I’m not a sports fan. I feel I should make the clear up front. I’m not the type to obsess over what season it is or isn’t, I don’t play fantasy sports and I don’t follow any teams, college or pro, with any zeal.
In fact, I can’t say that I took any real interest in the Olympics. I checked the medal counter from time to time, I watched the headlines as they’ve come up and caught, at most an hour or two of coverage. It, like most other sports, held little draw to me and don’t seem to fulfill my personal life in any way.
However, I do recognize that sports, due to their significance to others, has a tremendous impact on the world around us and play a surprisingly large role in international politics and the global community. As anyone who read about the recent Japan/China soccer match knows, sports can raise tensions between nations, symbolize a budding friendship between countries or serve as an olive branch between feuding lands.
On that note, the Olympics are supposed to be the ultimate olive branch. It’s a place where all of the nations of the world can meet on the field of athletic competition and interact not as enemies, allies, superpowers or conquered lands, but as individuals and athletes.
So grand is this notion that, during the ancient Olympic games in Greece, any wars that were ongoing were stopped for the Olympics and athletes were given safe passage to the games.
Though no one expects quite that level of chivalry in these modern times, it would be nice if the games still hearkened back to the idea that they are the athletic olive branch and that they have a role in creating global harmony.
But to do that, they must first take a radical step, eliminate all events that are decided entirely or largely by judges. Period. If a competition can’t be one by being faster, stronger, scoring more points or some other tangible, measurable attribute, it needs to be tossed.
Simply put, by allowing events that are decided by judges, the Olympics are leaving competitions open not only to controversy, but to personal preference, bias, whims, political dispositions and a million other factors that have nothing to do with athletics at all.
Think about it, even if we ignore the recent spate of judging errors and other controversies, judging an event, especially something like gymnastics or diving, is a purely subjective thing. How can we expect, in events where the margin of victory is 1/100 or even 1/1000 of a point, that a judge’s personal bias, political or personal, doesn’t make the difference between silver and gold.
As long as judges are humans making subjective calls, they’re going to make them for odd reasons, especially in “toss up” situations. It doesn’t matter if the judge likes or dislikes the athlete’s country, political ideology or their outfit. These are all elements that should never have a bearing on their score but very likely will.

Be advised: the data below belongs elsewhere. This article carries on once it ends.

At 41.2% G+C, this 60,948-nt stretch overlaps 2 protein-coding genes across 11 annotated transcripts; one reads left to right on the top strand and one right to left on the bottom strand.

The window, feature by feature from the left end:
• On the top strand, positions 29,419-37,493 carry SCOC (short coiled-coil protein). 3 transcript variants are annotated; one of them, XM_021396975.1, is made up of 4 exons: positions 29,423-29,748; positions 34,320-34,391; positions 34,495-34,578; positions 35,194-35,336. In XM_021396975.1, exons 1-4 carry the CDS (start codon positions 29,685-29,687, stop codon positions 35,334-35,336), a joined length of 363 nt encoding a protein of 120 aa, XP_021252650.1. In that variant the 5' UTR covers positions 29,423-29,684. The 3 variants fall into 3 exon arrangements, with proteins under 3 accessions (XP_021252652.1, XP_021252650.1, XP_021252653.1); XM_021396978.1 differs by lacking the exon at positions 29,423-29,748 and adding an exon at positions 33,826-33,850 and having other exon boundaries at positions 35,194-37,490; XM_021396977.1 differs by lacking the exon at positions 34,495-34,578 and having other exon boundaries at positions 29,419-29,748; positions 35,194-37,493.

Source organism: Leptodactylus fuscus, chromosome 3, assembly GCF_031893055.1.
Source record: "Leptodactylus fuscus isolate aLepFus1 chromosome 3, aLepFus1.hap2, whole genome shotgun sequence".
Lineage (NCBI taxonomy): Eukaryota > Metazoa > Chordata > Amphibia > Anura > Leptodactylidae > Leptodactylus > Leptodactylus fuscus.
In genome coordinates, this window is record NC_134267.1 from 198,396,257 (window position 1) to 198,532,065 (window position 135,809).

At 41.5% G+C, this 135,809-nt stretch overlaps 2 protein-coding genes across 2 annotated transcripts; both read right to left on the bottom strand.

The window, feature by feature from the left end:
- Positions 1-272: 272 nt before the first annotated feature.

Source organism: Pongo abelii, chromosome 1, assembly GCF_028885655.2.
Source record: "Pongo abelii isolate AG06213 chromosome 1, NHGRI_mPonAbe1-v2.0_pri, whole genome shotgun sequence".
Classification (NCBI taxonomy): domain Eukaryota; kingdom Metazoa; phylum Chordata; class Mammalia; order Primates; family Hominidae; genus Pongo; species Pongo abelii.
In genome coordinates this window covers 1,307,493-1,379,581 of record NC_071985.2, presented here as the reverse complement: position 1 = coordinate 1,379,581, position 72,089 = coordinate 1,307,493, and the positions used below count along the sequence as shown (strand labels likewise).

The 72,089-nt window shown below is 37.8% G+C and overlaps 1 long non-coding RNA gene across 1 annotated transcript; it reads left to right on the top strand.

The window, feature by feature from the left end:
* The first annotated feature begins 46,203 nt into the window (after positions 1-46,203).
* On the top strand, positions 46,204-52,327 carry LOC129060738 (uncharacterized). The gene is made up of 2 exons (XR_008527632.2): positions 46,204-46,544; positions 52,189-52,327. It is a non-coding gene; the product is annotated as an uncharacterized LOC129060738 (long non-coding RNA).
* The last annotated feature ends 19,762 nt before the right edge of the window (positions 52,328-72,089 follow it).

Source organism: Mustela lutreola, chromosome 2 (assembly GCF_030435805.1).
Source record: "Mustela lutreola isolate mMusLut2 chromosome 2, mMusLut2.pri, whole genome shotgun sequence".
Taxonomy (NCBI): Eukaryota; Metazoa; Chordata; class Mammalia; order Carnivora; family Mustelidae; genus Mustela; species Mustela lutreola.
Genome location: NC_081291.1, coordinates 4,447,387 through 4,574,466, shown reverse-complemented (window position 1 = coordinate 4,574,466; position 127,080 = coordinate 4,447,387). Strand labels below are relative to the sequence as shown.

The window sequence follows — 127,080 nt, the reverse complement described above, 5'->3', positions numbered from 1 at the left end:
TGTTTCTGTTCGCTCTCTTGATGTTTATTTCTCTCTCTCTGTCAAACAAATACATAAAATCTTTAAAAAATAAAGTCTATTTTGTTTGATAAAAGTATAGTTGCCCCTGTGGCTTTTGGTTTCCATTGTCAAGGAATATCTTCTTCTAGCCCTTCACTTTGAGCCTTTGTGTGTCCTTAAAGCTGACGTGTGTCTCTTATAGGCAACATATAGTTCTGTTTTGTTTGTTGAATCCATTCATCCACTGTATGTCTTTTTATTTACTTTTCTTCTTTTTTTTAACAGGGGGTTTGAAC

What’s the result of all of this subjectivity? First off, voting blocs are formed. As the recent ice skating scandal proved, Olympic judges are not above working with other judges to give their country an edge. Given human nature and patriotism, we should have expected this behavior and I’m sure the 2002 games wasn’t the first time it happened, just the first time it was exposed.
Second, it opens the door for controversy. Is Hamm really the Olympic gold medallist? Should a second medal be awarded to the Koreans? What about the Americans who had their routine reduced to 9.9 starting value afterward? And what about the Russian gymnast who got his score changed after the crowd expressed extreme disapproval? Judges make it so that we have champions no one is really sure are champions and losers that, on another day with the exact same routines, could have won just as easily.
Finally, and worst of all, it creates disharmony between nations. Since there is no “Switzerland” of international competition, judges to come from competing nations and, as such, it’s inevitable that, at some point, a judge will vote high on his own country or low on an opposing one and cause an international incident.
Because even though sports, in the big picture of politics and global relations, are minor and insignificant, emotions do run high around them for both athletes and spectators. Like it or not, feuds and even wars have started over sport and the Olympics opening the door to such high controversy in such a tense, global, environment is not just dangerous, it’s borderline irresponsible.
After all, we don’t want the olive branch of sports to become a flashpoint for world tension. There’s enough hazard in that without adding the element of human judges to the mix. We need to minimize the role of third party participants as much as possible and make the playing field as fair and unbiased as we can.
It’s not only in the best interest of the Olympics and the notion of fair play, but in the best interest of world harmony.